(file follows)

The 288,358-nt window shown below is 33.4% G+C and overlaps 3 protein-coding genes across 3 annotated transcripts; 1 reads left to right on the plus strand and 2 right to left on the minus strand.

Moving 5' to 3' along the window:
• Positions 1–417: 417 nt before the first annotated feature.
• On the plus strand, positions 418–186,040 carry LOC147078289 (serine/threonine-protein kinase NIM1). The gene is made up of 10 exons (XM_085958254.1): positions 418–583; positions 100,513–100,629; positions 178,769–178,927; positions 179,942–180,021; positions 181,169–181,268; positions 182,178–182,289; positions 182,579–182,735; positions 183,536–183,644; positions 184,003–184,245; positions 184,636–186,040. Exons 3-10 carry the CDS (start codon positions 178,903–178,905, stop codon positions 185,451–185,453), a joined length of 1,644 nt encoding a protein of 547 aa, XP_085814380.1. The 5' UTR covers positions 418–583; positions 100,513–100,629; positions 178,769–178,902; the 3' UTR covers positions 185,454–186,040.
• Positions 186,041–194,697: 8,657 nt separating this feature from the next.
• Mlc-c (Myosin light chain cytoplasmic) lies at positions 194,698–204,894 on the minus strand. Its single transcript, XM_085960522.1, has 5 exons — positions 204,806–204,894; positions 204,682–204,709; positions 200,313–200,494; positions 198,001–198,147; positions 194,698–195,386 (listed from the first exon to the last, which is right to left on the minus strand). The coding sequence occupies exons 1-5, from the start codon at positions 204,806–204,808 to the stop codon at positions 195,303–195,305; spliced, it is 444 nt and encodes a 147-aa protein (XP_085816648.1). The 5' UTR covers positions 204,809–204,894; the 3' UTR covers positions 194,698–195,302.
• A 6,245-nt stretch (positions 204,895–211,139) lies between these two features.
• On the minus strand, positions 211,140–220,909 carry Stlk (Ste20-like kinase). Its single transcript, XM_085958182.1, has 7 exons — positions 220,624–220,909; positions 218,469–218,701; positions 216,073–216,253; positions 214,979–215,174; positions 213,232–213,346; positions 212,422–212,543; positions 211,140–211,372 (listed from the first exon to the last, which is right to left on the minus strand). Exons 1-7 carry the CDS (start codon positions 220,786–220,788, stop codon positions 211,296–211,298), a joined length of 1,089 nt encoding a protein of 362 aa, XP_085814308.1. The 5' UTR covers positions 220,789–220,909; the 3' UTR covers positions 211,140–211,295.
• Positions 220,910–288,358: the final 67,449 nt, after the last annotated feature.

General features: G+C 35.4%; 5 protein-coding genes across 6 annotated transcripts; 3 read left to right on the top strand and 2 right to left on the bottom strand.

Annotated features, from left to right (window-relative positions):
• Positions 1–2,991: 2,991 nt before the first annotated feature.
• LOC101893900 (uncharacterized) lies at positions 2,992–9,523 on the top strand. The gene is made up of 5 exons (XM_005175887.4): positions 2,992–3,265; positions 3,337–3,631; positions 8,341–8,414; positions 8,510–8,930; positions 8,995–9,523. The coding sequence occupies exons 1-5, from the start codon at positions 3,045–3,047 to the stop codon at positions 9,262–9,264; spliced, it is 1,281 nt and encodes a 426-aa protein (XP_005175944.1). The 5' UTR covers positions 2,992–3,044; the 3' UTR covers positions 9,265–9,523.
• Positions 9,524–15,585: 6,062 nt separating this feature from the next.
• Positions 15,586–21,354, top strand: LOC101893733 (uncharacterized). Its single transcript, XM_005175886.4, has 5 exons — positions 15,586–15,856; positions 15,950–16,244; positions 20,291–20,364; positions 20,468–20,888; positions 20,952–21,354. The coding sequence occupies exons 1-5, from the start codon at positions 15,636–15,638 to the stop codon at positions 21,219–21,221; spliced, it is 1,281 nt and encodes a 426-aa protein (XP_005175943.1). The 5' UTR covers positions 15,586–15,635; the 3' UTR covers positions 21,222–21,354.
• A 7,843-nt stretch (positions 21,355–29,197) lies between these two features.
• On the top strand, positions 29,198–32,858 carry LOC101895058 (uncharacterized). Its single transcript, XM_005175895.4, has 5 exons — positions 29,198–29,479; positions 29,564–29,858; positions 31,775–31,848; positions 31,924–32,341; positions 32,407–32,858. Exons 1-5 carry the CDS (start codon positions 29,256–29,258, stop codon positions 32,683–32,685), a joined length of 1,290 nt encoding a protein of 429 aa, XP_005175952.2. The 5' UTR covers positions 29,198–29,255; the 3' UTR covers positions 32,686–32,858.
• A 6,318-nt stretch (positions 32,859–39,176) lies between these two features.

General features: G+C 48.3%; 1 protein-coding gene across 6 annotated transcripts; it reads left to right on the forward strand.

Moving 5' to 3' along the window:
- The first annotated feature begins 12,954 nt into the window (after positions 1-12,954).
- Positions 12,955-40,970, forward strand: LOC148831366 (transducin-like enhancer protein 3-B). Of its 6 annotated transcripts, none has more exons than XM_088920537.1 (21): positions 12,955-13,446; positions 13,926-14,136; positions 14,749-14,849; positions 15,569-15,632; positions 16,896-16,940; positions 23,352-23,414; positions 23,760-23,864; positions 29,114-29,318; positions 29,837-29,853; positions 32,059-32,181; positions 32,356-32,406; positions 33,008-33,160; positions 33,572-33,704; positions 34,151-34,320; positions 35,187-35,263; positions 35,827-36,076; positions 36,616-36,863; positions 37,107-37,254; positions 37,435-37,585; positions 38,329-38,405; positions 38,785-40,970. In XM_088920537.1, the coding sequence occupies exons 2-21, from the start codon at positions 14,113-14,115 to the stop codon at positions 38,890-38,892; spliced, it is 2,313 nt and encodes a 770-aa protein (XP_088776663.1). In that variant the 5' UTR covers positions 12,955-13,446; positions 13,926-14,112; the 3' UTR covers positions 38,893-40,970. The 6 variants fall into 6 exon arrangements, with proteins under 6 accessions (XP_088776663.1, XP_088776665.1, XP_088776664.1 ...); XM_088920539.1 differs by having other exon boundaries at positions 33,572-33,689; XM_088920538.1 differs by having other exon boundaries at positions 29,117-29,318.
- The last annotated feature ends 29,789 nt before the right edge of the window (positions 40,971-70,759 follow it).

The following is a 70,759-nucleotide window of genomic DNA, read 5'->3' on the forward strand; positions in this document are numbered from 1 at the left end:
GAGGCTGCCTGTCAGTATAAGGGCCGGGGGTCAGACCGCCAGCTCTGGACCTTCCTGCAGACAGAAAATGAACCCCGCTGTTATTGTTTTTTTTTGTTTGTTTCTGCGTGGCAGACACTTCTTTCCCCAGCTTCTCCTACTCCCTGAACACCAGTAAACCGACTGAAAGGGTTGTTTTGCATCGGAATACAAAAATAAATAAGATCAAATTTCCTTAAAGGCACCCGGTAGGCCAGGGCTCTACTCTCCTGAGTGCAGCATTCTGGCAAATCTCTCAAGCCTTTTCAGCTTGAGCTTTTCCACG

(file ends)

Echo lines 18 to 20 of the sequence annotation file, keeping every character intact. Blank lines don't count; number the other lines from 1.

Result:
• A 6,318-nt stretch (positions 32,859–39,176) lies between these two features.

General features: G+C 48.3%; 1 protein-coding gene across 6 annotated transcripts; it reads left to right on the forward strand.

Moving 5' to 3' along the window: